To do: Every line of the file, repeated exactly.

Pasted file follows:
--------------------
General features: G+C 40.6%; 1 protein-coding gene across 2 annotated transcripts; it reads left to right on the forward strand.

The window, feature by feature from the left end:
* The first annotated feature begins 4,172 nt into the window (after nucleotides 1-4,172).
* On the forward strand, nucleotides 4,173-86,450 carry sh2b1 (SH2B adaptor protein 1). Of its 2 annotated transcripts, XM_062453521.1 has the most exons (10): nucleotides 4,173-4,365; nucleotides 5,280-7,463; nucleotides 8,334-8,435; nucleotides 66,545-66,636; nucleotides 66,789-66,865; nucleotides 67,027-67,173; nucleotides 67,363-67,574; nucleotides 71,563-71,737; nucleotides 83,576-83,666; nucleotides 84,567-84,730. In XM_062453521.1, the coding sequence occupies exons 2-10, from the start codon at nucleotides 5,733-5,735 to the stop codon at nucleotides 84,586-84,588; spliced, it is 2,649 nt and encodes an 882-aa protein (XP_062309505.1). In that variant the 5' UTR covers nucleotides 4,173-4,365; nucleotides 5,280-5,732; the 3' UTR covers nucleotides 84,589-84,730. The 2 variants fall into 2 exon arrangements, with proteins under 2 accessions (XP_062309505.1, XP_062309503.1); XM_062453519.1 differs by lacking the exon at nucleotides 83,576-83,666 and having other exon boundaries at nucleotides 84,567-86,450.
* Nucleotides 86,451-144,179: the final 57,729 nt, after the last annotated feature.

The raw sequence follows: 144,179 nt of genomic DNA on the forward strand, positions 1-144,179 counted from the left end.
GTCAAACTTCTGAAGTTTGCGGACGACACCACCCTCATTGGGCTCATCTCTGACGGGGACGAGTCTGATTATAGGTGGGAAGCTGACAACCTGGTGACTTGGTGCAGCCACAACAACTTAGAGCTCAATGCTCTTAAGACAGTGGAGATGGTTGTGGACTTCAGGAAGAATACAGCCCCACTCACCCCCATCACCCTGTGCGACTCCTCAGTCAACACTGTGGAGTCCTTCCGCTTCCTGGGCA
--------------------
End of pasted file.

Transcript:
General features: G+C 40.6%; 1 protein-coding gene across 2 annotated transcripts; it reads left to right on the forward strand.

The window, feature by feature from the left end:
* The first annotated feature begins 4,172 nt into the window (after nucleotides 1-4,172).
* On the forward strand, nucleotides 4,173-86,450 carry sh2b1 (SH2B adaptor protein 1). Of its 2 annotated transcripts, XM_062453521.1 has the most exons (10): nucleotides 4,173-4,365; nucleotides 5,280-7,463; nucleotides 8,334-8,435; nucleotides 66,545-66,636; nucleotides 66,789-66,865; nucleotides 67,027-67,173; nucleotides 67,363-67,574; nucleotides 71,563-71,737; nucleotides 83,576-83,666; nucleotides 84,567-84,730. In XM_062453521.1, the coding sequence occupies exons 2-10, from the start codon at nucleotides 5,733-5,735 to the stop codon at nucleotides 84,586-84,588; spliced, it is 2,649 nt and encodes an 882-aa protein (XP_062309505.1). In that variant the 5' UTR covers nucleotides 4,173-4,365; nucleotides 5,280-5,732; the 3' UTR covers nucleotides 84,589-84,730. The 2 variants fall into 2 exon arrangements, with proteins under 2 accessions (XP_062309505.1, XP_062309503.1); XM_062453519.1 differs by lacking the exon at nucleotides 83,576-83,666 and having other exon boundaries at nucleotides 84,567-86,450.
* Nucleotides 86,451-144,179: the final 57,729 nt, after the last annotated feature.

The raw sequence follows: 144,179 nt of genomic DNA on the forward strand, positions 1-144,179 counted from the left end.
GTCAAACTTCTGAAGTTTGCGGACGACACCACCCTCATTGGGCTCATCTCTGACGGGGACGAGTCTGATTATAGGTGGGAAGCTGACAACCTGGTGACTTGGTGCAGCCACAACAACTTAGAGCTCAATGCTCTTAAGACAGTGGAGATGGTTGTGGACTTCAGGAAGAATACAGCCCCACTCACCCCCATCACCCTGTGCGACTCCTCAGTCAACACTGTGGAGTCCTTCCGCTTCCTGGGCA